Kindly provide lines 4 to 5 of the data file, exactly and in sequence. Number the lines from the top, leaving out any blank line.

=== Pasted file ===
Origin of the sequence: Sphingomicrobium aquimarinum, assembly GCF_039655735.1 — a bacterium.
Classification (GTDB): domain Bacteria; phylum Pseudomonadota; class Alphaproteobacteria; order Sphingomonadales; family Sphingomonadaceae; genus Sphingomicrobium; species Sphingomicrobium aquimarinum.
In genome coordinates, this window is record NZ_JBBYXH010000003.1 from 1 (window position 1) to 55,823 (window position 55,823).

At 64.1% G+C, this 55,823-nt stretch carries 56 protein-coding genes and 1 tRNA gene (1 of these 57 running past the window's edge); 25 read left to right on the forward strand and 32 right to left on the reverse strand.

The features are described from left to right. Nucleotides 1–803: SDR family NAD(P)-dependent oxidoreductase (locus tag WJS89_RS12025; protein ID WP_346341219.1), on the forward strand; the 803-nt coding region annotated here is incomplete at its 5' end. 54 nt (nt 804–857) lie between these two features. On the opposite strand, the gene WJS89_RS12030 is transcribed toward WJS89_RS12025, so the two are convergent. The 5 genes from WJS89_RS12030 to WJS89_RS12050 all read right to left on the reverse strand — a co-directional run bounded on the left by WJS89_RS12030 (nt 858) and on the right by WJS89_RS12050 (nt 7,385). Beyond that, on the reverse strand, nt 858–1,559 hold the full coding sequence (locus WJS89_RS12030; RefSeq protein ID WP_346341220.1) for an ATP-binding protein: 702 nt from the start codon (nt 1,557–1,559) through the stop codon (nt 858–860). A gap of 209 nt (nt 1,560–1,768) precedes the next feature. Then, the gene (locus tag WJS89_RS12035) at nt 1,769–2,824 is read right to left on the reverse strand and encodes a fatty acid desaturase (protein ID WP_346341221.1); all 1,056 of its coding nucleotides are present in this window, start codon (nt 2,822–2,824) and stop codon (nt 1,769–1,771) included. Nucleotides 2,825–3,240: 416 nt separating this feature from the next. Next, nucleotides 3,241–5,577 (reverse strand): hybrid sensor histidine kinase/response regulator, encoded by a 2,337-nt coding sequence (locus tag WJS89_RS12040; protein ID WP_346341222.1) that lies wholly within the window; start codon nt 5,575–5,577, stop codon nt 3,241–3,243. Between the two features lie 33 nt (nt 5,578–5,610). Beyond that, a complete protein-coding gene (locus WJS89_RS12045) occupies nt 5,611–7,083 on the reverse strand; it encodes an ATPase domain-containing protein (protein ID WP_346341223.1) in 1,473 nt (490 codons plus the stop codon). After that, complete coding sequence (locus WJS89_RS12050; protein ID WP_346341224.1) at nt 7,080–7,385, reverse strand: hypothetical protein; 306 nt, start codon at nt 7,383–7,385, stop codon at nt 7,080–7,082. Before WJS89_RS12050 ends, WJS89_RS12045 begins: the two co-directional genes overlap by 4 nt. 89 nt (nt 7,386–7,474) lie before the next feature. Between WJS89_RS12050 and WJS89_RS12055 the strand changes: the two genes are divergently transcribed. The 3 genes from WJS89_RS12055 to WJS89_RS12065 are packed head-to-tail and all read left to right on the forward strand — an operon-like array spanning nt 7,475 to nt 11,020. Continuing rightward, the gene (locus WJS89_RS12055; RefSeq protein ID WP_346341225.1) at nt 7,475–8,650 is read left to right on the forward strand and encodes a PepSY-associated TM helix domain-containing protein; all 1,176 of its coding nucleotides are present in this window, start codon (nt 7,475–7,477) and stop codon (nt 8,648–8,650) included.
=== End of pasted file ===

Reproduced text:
At 64.1% G+C, this 55,823-nt stretch carries 56 protein-coding genes and 1 tRNA gene (1 of these 57 running past the window's edge); 25 read left to right on the forward strand and 32 right to left on the reverse strand.

The features are described from left to right. Nucleotides 1–803: SDR family NAD(P)-dependent oxidoreductase (locus tag WJS89_RS12025; protein ID WP_346341219.1), on the forward strand; the 803-nt coding region annotated here is incomplete at its 5' end. 54 nt (nt 804–857) lie between these two features. On the opposite strand, the gene WJS89_RS12030 is transcribed toward WJS89_RS12025, so the two are convergent. The 5 genes from WJS89_RS12030 to WJS89_RS12050 all read right to left on the reverse strand — a co-directional run bounded on the left by WJS89_RS12030 (nt 858) and on the right by WJS89_RS12050 (nt 7,385). Beyond that, on the reverse strand, nt 858–1,559 hold the full coding sequence (locus WJS89_RS12030; RefSeq protein ID WP_346341220.1) for an ATP-binding protein: 702 nt from the start codon (nt 1,557–1,559) through the stop codon (nt 858–860). A gap of 209 nt (nt 1,560–1,768) precedes the next feature. Then, the gene (locus tag WJS89_RS12035) at nt 1,769–2,824 is read right to left on the reverse strand and encodes a fatty acid desaturase (protein ID WP_346341221.1); all 1,056 of its coding nucleotides are present in this window, start codon (nt 2,822–2,824) and stop codon (nt 1,769–1,771) included. Nucleotides 2,825–3,240: 416 nt separating this feature from the next. Next, nucleotides 3,241–5,577 (reverse strand): hybrid sensor histidine kinase/response regulator, encoded by a 2,337-nt coding sequence (locus tag WJS89_RS12040; protein ID WP_346341222.1) that lies wholly within the window; start codon nt 5,575–5,577, stop codon nt 3,241–3,243. Between the two features lie 33 nt (nt 5,578–5,610). Beyond that, a complete protein-coding gene (locus WJS89_RS12045) occupies nt 5,611–7,083 on the reverse strand; it encodes an ATPase domain-containing protein (protein ID WP_346341223.1) in 1,473 nt (490 codons plus the stop codon). After that, complete coding sequence (locus WJS89_RS12050; protein ID WP_346341224.1) at nt 7,080–7,385, reverse strand: hypothetical protein; 306 nt, start codon at nt 7,383–7,385, stop codon at nt 7,080–7,082. Before WJS89_RS12050 ends, WJS89_RS12045 begins: the two co-directional genes overlap by 4 nt. 89 nt (nt 7,386–7,474) lie before the next feature. Between WJS89_RS12050 and WJS89_RS12055 the strand changes: the two genes are divergently transcribed. The 3 genes from WJS89_RS12055 to WJS89_RS12065 are packed head-to-tail and all read left to right on the forward strand — an operon-like array spanning nt 7,475 to nt 11,020. Continuing rightward, the gene (locus WJS89_RS12055; RefSeq protein ID WP_346341225.1) at nt 7,475–8,650 is read left to right on the forward strand and encodes a PepSY-associated TM helix domain-containing protein; all 1,176 of its coding nucleotides are present in this window, start codon (nt 7,475–7,477) and stop codon (nt 8,648–8,650) included.